A former Long Beach Unified School District safety officer pleaded not guilty today to a murder charge stemming from the fatal shooting of an 18-year-old woman.
Eddie Gonzalez—who was fired by the LBUSD about a week after shooting Manuela “Mona” Rodriguez in the head Sept. 27 as she sat inside a moving car—was charged Oct. 27 with her killing.
He made his first court appearance in the case two days later and was ordered to remain jailed in lieu of $2 million bail. He appeared in court in Long Beach Wednesday, and his attorney entered a not-guilty plea on his behalf.
He is due back in court Jan. 19.
Gonzalez has been in custody since his arrest Oct. 27 by Long Beach police detectives in the city of Orange.
Rodriguez was shot near Spring Street and Palo Verde Avenue, near Millikan High School, and was on life support until Oct. 5. Her family’s lawyer said her heart, lungs, liver and both kidneys were donated that day, saving the lives of five people.
The young woman, who was the mother of an infant son, was in the front passenger seat of a car that was being driven away from the scene of an altercation when the shooting occurred shortly after 3 p.m.
Long Beach police responding to the scene found the woman with at least one gunshot wound.
“It’s an unfortunate, unnecessary death that left a 6-month-old without a mother, a family without a daughter, and clearly a tremendous loss to our entire community,” Los Angeles County District Attorney George Gascon said while announcing the murder charge against Gonzalez at a news conference in October.
Long Beach Police Chief Robert Luna said detectives determined that the school safety officer was driving on patrol when he saw a physical altercation between Rodriguez and a 15-year-old girl occurring in the lanes of traffic.
Rodriguez was accompanied by a 20-year-old man and a 16-year-old boy “whose level of participation is still under investigation,” according to the police chief.
When Rodriguez, the man and the boy attempted to flee in a four-door sedan, the school safety officer approached the car and discharged his weapon as the driver began driving away, Luna said.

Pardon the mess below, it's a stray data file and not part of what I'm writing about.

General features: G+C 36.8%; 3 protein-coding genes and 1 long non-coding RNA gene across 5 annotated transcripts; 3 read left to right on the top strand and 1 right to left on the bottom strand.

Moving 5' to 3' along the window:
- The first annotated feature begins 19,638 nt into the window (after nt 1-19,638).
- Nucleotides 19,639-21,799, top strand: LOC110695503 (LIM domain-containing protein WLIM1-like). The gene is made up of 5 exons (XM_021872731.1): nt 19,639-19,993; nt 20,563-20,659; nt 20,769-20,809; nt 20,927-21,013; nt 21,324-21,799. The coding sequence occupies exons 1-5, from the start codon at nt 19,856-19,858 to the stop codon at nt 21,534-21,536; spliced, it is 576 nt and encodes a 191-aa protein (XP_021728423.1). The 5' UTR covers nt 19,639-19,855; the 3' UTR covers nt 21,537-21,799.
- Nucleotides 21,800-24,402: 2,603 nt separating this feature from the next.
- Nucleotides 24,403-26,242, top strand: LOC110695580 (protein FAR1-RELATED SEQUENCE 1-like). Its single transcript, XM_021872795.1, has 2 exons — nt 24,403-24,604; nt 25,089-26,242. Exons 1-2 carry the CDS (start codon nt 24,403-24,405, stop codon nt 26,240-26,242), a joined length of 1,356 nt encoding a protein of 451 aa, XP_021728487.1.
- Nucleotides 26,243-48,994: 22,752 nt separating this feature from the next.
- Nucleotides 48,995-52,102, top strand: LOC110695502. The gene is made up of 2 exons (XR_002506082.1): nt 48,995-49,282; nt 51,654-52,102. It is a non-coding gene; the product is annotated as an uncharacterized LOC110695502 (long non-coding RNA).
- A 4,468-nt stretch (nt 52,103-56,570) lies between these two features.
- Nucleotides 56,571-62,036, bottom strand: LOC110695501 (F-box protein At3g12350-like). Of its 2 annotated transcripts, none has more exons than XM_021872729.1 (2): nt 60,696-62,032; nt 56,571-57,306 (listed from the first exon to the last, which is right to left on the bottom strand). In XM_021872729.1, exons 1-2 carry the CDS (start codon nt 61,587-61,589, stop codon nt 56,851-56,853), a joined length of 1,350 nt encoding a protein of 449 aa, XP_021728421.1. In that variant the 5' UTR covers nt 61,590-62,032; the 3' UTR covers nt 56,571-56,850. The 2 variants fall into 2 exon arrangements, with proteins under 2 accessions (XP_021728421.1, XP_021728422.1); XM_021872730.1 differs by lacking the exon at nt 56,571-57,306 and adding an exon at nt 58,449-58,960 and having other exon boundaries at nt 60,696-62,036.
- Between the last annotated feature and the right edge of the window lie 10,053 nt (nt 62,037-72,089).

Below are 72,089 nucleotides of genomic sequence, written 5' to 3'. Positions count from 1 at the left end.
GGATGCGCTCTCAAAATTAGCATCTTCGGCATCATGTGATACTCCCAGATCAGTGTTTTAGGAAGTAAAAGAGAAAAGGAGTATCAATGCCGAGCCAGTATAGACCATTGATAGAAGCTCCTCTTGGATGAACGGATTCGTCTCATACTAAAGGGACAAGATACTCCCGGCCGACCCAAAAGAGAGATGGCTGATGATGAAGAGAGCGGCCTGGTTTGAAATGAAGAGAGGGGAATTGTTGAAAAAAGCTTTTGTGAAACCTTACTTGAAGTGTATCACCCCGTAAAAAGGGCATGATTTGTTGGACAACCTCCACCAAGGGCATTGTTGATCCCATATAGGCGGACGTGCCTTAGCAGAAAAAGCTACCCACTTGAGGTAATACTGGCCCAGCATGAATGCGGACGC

“Mona was in the front passenger seat of the vehicle and was struck by the gunfire,” the police chief said.
Video of the shooting posted online appears to show the officer firing at least two shots at the car.
The county’s top prosecutor lauded the Long Beach Police Department for conducting a “very complex investigation in record time.”
“There is obviously a lot of video,” Gascon said. “The videos only tell a part of the story so we have to go beyond that, and that is the work that the Long Beach Police Department did.”
Along with reviewing video footage, investigators also canvassed the area and interviewed witnesses, the city’s police chief told reporters.
Luna said the highly publicized shooting “really impacted our community heavily,” and called the ensuing investigation and criminal case “just a step in trying to bring some closure to this very unfortunate and impactful incident not only to our city, but the family, the Rodriguez family.”
Shortly after the announcement that the former school safety officer had been charged, one of the woman’s brothers, Oscar Rodriguez, told reporters that it was the “first step of justice and hopefully our healing process.”
“I’ve waited a long time for something that is pretty obvious, but I guess this is how the justice system works,” he said.
In a letter sent to Gascon earlier urging charges against the officer, an attorney for the woman’s family wrote that “various videos of the incident were captured by bystanders showing Officer Gonzalez taking reckless action when he shot into a moving vehicle and gravely injured” the woman.
“This officer had no justification to use deadly force against Ms. Rodriguez because Ms. Rodriguez did not pose an imminent threat to the officer when she was shot by the officer,” attorney Luis Carrillo wrote in the letter to Gascon.
“The actions of this officer constitute a serious violation of stateand federal constitutional rights. The unjustified use of deadly force by this officer also meet the threshold for criminal charges against the officer for murder or for manslaughter.”
On Oct. 6, the school district announced that Gonzalez had violated district policies on use of force and had been fired.
“After our internal review, we clearly saw areas where the employee violated district policy and did not meet our standards and expectations,” LBUSD Superintendent Jill Baker said.
“We believe the decision to terminate this officer’s employment is warranted, justified and quite frankly, the right thing to do.
“The use-of-force policy used by our school safety office states officers shall not fire at a fleeing person, shall not fire at a moving vehicle and shall not fire through a vehicle window unless circumstances clearly warrant the use of a firearm as a final means of defense. Again, based on our review, we believe our internal policy was violated.”
It is unclear whether Gonzalez is the first school safety officer to be charged with murder. Gascon said prosecutors were not able to find any other school safety officers who had faced a murder count, but added, “That’s not to say that it hasn’t occurred before.”
‘A bunch of red flags’; school safety officer who shot 18-year-old briefly worked as police officer